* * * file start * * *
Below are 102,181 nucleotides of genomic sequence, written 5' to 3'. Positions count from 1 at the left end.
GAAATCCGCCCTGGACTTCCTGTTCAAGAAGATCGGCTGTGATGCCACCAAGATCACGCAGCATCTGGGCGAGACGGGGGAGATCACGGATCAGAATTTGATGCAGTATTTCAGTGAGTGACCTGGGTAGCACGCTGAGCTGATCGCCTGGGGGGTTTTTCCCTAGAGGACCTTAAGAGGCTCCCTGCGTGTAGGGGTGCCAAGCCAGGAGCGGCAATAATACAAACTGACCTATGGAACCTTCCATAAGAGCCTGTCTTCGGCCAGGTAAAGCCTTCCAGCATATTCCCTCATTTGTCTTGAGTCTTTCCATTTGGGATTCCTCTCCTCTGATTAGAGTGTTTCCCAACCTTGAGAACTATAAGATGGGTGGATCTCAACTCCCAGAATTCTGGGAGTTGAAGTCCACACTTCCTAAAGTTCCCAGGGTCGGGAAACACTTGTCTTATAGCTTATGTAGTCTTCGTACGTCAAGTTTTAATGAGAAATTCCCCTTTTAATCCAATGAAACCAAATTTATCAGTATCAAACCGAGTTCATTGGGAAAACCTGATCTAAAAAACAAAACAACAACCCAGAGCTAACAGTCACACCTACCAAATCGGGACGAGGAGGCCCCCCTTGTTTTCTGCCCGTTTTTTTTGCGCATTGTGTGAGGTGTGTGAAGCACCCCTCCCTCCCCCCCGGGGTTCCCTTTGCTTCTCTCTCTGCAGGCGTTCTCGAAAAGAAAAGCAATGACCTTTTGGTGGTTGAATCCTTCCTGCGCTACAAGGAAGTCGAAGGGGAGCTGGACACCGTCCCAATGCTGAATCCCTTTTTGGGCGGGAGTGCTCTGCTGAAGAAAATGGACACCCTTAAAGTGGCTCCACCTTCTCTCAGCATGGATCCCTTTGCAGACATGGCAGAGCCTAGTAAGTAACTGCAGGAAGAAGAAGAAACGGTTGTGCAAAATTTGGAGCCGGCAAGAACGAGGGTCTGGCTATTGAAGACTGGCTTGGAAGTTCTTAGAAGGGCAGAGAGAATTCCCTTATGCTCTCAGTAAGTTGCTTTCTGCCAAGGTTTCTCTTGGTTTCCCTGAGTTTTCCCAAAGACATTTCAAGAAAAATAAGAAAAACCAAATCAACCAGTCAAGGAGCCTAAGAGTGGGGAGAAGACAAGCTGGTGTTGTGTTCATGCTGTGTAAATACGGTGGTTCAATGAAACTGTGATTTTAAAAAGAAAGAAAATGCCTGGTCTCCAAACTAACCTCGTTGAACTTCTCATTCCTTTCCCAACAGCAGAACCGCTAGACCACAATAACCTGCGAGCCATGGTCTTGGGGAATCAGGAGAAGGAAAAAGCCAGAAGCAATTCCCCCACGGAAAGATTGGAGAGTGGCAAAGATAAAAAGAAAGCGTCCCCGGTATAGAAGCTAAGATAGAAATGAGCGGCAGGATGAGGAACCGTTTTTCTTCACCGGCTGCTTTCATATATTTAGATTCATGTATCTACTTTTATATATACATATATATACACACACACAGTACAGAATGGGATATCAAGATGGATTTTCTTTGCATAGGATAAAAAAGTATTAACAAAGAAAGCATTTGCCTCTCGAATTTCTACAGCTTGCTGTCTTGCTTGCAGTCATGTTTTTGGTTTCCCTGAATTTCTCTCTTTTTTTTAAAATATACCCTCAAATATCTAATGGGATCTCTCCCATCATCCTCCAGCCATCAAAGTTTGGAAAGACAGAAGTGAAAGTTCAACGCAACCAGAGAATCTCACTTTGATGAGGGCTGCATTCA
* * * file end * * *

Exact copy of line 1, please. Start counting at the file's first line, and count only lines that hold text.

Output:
Below are 102,181 nucleotides of genomic sequence, written 5' to 3'. Positions count from 1 at the left end.